On Potlucks and Scientists

I went to a potluck run by scientists, a couple of weeks ago. It was a Chinese New Year celebration, and I had a good time. I tried this incredibly strong rice wine or liquor---I took one shot and spent the rest of the evening making strange little wheezing noises. I tried some warm pinkish-purple rice wine, and that had a much less violent effect on my esophagus. But it was still pretty damned strong.

I went with H. (a friend of mine) and her boyfriend. They're both scientists-in-training, as were most of the rest of the guests. The thing is, I felt strangely embarrassed when people introduced themselves to me. (I'm a biochem grad student, I'm a doctoral student in in evolutionary biology.) Not only did I have to admit that I just finished my BA, but I had to explain that I'm planning to start a creative writing MFA program in the fall.

Now, in most situations I'm not even a little bit embarrassed by my decision to pursue an MFA. I'm proud of it, really---I know it's what I want. But in this party full of scientists, I found myself feeling small and somehow silly.

Probably it was just me---my own inner demons having a laugh at my expense. Nobody said anything to make me feel that way. These were perfectly nice, interesting people. But I kept convincing myself that, given the context, MFA was a rather embarrassing word.

I guess I'm more used to mingling with humanities/arts/language types like myself. I did study cultural anthropology, too---but that's a much softer, social kind of science. I admire the hard sciences, and I admire hard scientists. I mean, I took a couple of human evolution classes. Maybe it's just that I'd never felt so conspicuously impractical before.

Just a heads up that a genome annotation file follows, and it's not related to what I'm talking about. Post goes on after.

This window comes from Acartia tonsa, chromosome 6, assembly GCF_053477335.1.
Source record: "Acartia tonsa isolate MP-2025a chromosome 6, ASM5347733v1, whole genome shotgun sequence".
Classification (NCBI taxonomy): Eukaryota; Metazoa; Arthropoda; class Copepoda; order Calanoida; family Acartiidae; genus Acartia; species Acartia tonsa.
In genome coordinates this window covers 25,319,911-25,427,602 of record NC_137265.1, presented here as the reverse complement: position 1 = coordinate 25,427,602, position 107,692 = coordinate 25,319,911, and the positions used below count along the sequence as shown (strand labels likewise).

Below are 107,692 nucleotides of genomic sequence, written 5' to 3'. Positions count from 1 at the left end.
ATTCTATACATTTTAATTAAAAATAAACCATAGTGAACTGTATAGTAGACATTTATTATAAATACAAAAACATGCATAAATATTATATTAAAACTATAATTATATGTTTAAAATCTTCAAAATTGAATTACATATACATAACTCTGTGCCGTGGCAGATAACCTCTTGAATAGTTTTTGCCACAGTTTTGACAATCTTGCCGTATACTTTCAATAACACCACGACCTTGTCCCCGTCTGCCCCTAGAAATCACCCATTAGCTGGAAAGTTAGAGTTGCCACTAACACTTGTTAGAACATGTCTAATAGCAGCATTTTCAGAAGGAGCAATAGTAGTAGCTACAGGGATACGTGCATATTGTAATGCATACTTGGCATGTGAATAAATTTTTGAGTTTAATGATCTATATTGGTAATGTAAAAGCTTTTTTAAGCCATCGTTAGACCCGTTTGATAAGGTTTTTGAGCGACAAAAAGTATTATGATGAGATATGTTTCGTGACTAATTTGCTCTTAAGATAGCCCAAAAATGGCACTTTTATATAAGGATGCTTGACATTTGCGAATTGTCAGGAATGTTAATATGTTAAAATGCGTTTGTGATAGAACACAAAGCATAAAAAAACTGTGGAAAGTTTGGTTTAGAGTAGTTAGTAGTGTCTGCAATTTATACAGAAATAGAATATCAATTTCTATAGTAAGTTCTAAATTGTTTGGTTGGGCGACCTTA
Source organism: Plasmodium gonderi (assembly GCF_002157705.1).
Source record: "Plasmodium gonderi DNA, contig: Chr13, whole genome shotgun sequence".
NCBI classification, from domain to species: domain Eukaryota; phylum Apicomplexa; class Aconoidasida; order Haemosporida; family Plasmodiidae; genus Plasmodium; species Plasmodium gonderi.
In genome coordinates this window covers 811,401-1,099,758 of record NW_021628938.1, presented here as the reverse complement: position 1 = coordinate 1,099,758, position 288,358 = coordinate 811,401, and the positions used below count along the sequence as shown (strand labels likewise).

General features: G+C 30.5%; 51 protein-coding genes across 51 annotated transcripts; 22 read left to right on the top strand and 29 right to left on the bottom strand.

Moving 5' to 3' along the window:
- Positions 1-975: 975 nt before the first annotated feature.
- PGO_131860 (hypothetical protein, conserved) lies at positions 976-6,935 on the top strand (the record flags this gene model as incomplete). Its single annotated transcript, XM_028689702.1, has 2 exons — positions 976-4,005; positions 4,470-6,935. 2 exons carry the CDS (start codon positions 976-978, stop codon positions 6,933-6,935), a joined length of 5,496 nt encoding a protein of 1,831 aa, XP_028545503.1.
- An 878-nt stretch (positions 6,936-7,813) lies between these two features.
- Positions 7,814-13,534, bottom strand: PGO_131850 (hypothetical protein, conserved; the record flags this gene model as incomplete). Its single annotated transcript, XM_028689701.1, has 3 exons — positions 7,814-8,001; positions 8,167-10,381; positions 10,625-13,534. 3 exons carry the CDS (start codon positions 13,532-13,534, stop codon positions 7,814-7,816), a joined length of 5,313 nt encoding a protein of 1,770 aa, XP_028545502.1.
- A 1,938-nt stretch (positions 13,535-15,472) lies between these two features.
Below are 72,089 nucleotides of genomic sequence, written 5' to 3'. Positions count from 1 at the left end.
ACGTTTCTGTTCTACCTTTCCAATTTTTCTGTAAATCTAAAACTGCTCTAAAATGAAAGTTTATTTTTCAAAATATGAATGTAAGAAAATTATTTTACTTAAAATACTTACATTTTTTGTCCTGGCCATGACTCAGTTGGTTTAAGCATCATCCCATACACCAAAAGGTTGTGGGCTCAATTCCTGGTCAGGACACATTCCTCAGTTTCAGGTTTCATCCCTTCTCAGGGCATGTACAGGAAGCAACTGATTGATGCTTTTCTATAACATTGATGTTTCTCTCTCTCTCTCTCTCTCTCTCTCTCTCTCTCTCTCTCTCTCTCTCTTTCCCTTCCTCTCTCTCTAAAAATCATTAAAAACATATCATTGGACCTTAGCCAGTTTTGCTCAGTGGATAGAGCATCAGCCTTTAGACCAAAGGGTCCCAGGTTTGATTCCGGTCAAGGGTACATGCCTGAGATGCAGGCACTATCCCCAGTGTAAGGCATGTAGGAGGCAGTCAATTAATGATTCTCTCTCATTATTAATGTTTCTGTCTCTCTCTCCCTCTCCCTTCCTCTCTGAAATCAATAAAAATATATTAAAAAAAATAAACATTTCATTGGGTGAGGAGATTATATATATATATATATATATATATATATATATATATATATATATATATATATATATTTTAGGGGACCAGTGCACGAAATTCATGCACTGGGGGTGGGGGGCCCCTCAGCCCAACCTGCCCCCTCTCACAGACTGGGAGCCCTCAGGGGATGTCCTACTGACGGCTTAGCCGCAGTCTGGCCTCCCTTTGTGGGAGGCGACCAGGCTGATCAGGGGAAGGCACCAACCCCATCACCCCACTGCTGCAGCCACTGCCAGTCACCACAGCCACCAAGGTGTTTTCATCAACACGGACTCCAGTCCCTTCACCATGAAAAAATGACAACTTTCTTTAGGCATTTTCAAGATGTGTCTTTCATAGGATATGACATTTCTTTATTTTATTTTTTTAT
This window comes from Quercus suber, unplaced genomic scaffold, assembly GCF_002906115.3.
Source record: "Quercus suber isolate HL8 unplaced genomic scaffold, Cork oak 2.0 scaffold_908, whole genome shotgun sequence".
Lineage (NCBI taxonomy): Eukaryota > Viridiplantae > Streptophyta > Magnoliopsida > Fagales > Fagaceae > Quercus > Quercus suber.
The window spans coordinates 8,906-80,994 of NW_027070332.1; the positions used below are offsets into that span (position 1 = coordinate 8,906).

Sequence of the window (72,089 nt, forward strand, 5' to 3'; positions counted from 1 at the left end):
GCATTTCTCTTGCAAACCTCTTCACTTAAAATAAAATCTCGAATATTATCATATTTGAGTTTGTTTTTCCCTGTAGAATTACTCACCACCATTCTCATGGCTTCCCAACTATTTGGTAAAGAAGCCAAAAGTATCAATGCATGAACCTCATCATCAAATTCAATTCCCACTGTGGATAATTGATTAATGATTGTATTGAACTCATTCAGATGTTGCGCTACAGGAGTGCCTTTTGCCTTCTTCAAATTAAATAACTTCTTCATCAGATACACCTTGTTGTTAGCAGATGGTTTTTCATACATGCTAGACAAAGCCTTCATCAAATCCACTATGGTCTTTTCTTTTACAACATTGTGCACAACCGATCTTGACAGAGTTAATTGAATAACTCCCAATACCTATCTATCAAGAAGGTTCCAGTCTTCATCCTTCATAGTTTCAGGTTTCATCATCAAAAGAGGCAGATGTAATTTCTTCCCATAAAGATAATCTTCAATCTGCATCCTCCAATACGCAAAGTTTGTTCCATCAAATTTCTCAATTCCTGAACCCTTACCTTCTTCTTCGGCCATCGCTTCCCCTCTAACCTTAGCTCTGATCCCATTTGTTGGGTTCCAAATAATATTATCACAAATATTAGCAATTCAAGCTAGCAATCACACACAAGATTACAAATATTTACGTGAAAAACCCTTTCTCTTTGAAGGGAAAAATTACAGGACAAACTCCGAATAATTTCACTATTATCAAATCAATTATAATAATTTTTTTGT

I wanted to stand on the coffee table and yell out: You don't understand! These are serious programs! Some of them have freaking two percent acceptance rates. Two percent, you fools! Writing is serious----Mwahahahaha!

Luckily, one shot and a half glass of rice wine isn't enough to cause paranoid ranting in strangers' living rooms.

Oh, and I made rosemary roasted red potatoes. I was short on time.


Ms. Sushi said...

I feel the same way when I tell people I majored in creative writing. I'm not ashamed and I think it's valuable and interesting and important for the world, but it feels weird to tell people without explaining that I believe art saves lives and that really it's also about teaching, etc. But you can't explain your whole philosophy to someone when they just ask what your major is. I guess I feel like people who aren't artist will take me less seriously.

found said...

I guess it's a sacrifice we have to make (hand to forehead, weepingly.)

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